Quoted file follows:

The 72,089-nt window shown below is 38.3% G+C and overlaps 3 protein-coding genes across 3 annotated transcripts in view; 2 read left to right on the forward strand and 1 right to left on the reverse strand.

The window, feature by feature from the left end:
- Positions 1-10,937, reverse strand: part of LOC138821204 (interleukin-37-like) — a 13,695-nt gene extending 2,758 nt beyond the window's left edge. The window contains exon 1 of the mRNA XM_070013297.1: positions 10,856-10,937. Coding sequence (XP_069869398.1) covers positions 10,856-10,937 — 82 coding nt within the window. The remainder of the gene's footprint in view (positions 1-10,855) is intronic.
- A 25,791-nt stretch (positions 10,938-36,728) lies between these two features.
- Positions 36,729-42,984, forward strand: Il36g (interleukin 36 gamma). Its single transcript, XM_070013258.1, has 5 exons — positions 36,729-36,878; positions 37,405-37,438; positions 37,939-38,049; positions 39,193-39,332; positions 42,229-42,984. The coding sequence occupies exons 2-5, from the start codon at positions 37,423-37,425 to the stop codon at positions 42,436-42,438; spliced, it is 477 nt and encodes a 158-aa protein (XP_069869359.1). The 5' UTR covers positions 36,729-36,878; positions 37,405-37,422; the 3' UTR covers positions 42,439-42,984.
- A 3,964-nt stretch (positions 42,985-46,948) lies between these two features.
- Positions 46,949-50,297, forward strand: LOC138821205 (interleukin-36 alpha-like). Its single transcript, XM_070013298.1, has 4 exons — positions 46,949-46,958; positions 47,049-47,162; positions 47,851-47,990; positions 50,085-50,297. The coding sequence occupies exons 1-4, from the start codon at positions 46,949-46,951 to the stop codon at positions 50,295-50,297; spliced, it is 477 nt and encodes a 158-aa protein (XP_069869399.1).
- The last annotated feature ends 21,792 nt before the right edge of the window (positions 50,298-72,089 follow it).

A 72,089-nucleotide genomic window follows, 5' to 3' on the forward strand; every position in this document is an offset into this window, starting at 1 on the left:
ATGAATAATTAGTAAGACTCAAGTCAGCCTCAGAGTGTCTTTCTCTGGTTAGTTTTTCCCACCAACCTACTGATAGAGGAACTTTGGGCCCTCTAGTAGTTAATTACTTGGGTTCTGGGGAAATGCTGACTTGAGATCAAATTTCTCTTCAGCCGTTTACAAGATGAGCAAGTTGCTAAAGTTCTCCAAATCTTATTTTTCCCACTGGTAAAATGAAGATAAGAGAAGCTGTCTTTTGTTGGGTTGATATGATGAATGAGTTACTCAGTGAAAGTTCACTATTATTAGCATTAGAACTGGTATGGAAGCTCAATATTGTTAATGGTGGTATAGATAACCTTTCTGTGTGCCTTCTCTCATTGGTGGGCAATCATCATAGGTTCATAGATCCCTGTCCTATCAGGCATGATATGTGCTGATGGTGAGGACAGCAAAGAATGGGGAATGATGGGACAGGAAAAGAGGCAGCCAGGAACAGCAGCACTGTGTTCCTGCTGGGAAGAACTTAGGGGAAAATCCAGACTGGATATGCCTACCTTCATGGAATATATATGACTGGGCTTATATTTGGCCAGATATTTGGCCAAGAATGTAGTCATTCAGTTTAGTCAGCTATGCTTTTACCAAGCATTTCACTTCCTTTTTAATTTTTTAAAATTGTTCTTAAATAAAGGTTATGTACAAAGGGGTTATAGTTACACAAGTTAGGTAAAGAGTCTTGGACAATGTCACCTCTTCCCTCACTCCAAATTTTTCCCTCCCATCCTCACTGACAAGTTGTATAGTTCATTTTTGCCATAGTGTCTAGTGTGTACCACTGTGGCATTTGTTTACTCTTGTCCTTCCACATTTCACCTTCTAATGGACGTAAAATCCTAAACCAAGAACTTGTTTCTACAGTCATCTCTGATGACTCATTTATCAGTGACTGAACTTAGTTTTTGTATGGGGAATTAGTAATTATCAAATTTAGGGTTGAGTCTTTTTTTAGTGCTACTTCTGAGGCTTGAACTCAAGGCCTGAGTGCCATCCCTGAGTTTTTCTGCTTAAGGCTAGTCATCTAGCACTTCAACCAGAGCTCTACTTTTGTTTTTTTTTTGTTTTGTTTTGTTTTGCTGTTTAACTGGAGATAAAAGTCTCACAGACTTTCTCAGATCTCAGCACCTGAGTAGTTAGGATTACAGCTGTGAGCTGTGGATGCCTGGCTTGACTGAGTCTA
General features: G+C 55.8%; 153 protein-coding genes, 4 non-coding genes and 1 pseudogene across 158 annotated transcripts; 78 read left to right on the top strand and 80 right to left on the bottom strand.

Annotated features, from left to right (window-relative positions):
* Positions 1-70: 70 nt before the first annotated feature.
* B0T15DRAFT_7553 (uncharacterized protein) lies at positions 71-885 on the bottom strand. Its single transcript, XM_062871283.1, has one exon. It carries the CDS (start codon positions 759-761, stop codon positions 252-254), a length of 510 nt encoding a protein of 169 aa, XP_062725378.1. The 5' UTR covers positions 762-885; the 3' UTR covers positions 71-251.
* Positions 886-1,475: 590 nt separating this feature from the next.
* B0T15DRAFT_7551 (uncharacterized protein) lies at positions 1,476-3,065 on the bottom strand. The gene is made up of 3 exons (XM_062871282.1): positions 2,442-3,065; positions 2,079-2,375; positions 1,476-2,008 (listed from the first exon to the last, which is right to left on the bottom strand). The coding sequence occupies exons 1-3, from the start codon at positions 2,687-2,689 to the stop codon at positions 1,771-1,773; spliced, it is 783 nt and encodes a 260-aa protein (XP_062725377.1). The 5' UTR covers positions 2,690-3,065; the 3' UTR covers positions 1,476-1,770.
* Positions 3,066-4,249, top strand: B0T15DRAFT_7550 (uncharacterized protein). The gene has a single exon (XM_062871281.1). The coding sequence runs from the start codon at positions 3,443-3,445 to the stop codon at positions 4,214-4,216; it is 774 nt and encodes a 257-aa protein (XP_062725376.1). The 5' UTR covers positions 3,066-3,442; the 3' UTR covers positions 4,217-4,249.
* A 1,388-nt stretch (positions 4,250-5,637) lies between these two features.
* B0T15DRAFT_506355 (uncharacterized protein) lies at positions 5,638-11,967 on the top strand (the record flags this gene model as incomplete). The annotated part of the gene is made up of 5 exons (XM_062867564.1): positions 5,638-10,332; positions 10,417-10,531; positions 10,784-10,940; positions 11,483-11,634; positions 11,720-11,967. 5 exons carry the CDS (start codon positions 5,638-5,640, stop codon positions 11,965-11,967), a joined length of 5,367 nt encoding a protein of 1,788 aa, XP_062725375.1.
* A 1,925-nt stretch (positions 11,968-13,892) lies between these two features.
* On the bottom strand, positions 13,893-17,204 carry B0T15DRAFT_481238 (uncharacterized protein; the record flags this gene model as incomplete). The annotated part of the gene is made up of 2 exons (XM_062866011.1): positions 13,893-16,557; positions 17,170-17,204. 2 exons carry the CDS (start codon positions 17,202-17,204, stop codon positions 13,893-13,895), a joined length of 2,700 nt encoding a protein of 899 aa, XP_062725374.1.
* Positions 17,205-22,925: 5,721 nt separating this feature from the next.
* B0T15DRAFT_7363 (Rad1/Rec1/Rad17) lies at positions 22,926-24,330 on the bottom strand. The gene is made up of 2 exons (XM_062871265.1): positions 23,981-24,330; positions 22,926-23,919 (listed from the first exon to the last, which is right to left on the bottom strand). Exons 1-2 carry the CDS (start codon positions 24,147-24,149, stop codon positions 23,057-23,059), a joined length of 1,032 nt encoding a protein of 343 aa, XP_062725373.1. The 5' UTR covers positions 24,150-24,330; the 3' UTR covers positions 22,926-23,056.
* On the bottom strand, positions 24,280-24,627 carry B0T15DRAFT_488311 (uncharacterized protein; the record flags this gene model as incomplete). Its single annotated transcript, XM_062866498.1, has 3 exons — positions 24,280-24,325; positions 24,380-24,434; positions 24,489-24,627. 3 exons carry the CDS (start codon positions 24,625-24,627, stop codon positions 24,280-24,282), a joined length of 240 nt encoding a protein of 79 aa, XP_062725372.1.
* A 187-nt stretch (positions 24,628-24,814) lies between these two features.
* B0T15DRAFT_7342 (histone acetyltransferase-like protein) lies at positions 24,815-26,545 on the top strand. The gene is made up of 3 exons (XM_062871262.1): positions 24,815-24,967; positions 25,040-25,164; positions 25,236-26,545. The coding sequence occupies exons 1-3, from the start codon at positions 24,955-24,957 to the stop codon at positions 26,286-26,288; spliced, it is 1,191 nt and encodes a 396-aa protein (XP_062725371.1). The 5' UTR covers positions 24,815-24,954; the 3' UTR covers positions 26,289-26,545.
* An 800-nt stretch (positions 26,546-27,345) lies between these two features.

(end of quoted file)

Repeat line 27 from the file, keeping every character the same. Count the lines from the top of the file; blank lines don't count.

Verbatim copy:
* An 800-nt stretch (positions 26,546-27,345) lies between these two features.